Kinetic Theory of Matter: Basic Assumptions and States of Matter—Solids, Liquids, Gases, Plasma, and Bose-Einstein Condensate
All matter in all creation responds to changes in temperature in several ways. One of those ways it in regard to its physical state. Depending on temperature, matter on earth will usually be either solid, liquid or gas (though two other states are possible under extreme conditions.)
Kinetic Theory Basic Assumptions
To understand why matter changes state, it is necessary to first understand temperature. To understand temperature, it is necessary to understand the basic assumptions of the Kinetic Theory of Matter. The first two assumptions are:
1. All matter is made of particles.
2. all particles of matter are in constant motion.
This means that in any sample, the molecules are moving. Because the molecules (particles) are moving, they have something called kinetic energy.
There is a formula for kinetic energy that relates kinetic energy to mass and velocity:
KE = 1/2MV2
The faster an object (of any size) moves, the more kinetic energy it has.
This formula models the observations that KE (kinetic energy) goes up as velocity increases. The Kinetic Theory of Matter says that the warmer something is, the faster the molecules go. Therefore, warmer molecules have more kinetic energy.
This is a key understanding for much of what follows with regard to states of matter.
The understanding of the Kinetic Theory of Matter leads directly to the definition of temperature, which is a part of the last two assumptions of kinetic theory.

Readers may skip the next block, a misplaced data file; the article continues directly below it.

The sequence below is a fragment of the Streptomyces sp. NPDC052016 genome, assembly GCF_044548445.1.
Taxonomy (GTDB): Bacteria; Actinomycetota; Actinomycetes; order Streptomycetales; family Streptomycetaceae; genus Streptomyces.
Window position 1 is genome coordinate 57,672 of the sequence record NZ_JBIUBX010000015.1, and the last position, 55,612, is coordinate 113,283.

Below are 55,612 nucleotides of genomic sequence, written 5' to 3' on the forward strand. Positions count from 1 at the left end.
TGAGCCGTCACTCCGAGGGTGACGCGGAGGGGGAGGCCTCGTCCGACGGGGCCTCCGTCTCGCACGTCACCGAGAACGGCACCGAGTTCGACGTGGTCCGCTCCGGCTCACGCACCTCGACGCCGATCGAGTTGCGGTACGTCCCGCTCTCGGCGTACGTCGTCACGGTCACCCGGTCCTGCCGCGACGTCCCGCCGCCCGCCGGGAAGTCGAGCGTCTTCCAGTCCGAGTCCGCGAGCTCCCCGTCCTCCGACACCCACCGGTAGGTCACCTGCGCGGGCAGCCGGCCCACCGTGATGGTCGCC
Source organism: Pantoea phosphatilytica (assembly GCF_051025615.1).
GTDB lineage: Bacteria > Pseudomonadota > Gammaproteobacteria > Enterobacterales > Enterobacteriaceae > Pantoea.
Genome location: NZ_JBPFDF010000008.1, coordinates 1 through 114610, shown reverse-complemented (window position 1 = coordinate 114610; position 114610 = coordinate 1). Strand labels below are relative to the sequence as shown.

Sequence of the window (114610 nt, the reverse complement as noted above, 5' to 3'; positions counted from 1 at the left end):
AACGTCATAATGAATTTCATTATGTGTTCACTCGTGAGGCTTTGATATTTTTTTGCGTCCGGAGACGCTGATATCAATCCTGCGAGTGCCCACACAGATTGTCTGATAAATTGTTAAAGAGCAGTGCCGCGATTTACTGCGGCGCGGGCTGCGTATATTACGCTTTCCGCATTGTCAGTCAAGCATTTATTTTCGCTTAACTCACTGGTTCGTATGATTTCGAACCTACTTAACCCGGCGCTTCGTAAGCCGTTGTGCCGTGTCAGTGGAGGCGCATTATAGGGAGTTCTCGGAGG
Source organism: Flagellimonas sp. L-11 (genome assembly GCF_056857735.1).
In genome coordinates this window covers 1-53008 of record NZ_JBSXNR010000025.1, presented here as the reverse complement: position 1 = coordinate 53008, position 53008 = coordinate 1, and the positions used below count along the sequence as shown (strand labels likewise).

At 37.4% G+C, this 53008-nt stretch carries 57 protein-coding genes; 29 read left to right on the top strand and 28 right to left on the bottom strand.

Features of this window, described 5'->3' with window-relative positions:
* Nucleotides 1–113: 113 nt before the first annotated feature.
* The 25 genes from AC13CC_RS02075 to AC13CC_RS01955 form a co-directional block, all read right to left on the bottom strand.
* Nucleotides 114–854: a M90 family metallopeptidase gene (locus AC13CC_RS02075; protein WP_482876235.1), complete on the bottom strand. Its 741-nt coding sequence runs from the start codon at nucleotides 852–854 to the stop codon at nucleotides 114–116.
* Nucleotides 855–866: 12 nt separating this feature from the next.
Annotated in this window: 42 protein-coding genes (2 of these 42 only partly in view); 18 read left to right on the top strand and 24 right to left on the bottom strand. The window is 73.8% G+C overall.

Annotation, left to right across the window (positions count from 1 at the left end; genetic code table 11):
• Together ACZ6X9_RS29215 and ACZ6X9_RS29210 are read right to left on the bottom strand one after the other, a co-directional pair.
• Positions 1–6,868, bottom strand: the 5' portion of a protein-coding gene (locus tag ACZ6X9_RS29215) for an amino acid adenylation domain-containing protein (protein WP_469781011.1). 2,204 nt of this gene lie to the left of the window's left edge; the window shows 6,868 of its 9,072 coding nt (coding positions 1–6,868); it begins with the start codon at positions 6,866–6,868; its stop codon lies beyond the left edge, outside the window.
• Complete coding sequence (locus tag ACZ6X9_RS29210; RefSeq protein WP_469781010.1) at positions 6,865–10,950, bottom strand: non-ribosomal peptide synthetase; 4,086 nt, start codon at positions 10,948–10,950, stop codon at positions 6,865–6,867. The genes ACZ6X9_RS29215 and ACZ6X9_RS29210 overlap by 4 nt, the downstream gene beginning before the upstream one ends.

Temperature is a basic measurement that is related to many of the concepts that will follow in the exploration of states of matter.
The average kinetic energy of the molecules in a sample.
So, temperature can be understood as the average kinetic energy of the molecules as they move in constant motion.
With an understanding of temperature firmly established, the last two assumptions of the kinetic theory of matter can be understood:
3. The higher the temperature, the more kinetic energy they have, and the faster the particles are moving.
4. AND the faster they move, the more room they take up.
We measure temperature with a thermometer (A meter of the thermo.). A thermometer is placed in contact with a substance and the molecules of the substance bump into the thermometer until its molecules have the same average kinetic energy as the substance. When this occurs, the thermometer will indicate a temperature in one or more standard temperature scales.
Temperature scales that are commonly used include Fahrenheit, Celsius, and Kelvin. Most science relies on Celsius and Kelvin.
States of Matter: The state of matter depends on its temperature. When the average kinetic energy of the molecules is relatively low, then the matter will be observed as a solid. Extremely low temperatures beyond what is normal can result in another state of matter called a Bose-Einstein condensate, which will be discussed later. As the temperature goes up, matter will change into a liquid, then into a gas. At ultimately high temperatures, matter will be a plasma.
When in the solid state, matter has a definite shape and volume.
Solids, at any given temperature, will not change in shape or volume. The size and shape of a block of metal does not change unexpectedly.
This is because the molecules are bound to each other by forces that are stronger than the average kinetic energy of the individual molecules at that particular temperature. Though the molecules "wiggle" in place, they are not moving with sufficient energy to break the bonds that hold them in place.
As the temperature goes up, the wiggling will take up more space, and most solids will expand, but the shape will remain uniform and the increase in size is small by comparison to the size of the original.